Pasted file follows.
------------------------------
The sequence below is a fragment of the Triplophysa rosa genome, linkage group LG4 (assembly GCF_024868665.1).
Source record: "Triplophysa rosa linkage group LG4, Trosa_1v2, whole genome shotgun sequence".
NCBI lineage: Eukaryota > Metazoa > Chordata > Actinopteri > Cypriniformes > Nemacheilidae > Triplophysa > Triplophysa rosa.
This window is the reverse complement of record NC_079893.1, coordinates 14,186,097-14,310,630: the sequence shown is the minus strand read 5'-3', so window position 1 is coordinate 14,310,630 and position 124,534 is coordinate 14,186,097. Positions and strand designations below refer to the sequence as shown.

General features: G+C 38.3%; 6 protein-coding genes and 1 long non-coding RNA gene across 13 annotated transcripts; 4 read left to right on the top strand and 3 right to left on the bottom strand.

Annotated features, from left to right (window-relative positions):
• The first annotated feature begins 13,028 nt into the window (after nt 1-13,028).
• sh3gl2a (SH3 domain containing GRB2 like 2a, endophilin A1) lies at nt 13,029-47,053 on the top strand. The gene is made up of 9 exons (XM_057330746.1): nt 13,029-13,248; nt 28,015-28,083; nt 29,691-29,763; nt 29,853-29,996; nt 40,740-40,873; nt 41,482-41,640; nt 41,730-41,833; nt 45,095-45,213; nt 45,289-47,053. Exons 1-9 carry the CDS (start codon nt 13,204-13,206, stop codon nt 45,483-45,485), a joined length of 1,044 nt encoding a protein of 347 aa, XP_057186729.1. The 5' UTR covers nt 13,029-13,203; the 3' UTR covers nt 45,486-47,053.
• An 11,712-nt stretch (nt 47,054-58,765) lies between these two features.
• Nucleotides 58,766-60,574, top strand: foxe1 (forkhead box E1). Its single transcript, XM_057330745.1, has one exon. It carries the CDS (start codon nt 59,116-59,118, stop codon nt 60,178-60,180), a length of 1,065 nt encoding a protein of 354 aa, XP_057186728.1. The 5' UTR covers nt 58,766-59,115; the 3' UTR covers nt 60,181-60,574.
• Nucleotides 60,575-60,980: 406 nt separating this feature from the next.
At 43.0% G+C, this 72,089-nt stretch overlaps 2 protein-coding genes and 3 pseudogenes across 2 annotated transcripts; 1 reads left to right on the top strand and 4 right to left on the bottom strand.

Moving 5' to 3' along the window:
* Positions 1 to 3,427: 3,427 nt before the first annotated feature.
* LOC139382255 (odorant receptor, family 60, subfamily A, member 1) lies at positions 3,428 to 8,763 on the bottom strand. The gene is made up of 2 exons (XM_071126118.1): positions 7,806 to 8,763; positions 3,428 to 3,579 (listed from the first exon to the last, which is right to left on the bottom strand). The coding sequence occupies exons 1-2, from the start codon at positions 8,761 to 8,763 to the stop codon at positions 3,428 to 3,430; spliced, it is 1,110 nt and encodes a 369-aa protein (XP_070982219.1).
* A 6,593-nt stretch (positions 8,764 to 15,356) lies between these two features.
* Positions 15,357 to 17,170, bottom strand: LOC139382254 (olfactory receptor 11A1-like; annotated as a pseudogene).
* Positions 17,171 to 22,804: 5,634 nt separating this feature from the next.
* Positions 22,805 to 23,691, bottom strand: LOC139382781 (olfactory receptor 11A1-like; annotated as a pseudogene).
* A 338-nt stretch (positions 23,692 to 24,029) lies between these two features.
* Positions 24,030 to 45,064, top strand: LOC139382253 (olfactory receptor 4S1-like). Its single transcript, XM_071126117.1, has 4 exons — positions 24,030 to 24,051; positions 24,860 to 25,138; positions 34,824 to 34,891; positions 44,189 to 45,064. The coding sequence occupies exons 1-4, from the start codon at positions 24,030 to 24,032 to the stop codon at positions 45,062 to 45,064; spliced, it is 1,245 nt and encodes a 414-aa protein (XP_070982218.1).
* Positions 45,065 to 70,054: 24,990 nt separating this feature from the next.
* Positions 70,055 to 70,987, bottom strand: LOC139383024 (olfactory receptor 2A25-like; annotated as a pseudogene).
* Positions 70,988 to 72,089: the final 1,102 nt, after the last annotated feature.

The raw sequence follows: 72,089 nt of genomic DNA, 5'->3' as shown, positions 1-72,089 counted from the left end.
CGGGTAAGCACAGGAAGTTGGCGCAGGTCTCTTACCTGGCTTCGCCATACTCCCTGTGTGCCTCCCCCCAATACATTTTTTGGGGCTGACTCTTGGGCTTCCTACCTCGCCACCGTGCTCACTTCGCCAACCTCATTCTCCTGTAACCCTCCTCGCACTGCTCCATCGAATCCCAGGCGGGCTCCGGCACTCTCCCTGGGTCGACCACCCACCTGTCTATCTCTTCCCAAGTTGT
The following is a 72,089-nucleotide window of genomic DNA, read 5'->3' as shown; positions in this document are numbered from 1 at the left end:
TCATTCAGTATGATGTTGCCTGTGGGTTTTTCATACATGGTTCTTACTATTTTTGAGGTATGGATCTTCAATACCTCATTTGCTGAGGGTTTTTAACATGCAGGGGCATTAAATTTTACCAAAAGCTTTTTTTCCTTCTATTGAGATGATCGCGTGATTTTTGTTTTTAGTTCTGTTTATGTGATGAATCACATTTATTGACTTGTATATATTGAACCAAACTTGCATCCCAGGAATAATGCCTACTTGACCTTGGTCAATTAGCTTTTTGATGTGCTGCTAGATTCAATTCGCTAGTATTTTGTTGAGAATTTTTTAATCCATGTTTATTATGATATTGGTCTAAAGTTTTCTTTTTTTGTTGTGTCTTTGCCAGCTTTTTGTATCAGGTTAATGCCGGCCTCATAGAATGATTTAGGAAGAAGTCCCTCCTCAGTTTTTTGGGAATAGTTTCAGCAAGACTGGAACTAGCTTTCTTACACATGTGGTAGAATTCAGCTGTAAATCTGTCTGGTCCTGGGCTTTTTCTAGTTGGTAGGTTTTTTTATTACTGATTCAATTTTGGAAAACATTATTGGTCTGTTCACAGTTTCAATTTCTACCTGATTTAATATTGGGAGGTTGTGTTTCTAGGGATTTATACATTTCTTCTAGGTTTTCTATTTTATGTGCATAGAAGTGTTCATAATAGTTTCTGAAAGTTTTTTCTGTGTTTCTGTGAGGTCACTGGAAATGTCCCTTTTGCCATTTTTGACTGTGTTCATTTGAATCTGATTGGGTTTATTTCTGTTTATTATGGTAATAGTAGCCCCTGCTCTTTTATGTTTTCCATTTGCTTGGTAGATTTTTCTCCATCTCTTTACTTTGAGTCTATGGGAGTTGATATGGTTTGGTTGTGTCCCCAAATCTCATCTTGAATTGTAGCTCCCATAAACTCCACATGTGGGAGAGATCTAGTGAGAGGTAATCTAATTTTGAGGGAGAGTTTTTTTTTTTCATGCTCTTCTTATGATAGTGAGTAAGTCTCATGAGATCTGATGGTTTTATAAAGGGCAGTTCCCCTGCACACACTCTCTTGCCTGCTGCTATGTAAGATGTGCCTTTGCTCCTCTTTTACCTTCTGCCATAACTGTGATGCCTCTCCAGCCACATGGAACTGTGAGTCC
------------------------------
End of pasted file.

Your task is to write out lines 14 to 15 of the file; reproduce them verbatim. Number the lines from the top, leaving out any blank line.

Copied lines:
* Positions 1 to 3,427: 3,427 nt before the first annotated feature.
* LOC139382255 (odorant receptor, family 60, subfamily A, member 1) lies at positions 3,428 to 8,763 on the bottom strand. The gene is made up of 2 exons (XM_071126118.1): positions 7,806 to 8,763; positions 3,428 to 3,579 (listed from the first exon to the last, which is right to left on the bottom strand). The coding sequence occupies exons 1-2, from the start codon at positions 8,761 to 8,763 to the stop codon at positions 3,428 to 3,430; spliced, it is 1,110 nt and encodes a 369-aa protein (XP_070982219.1).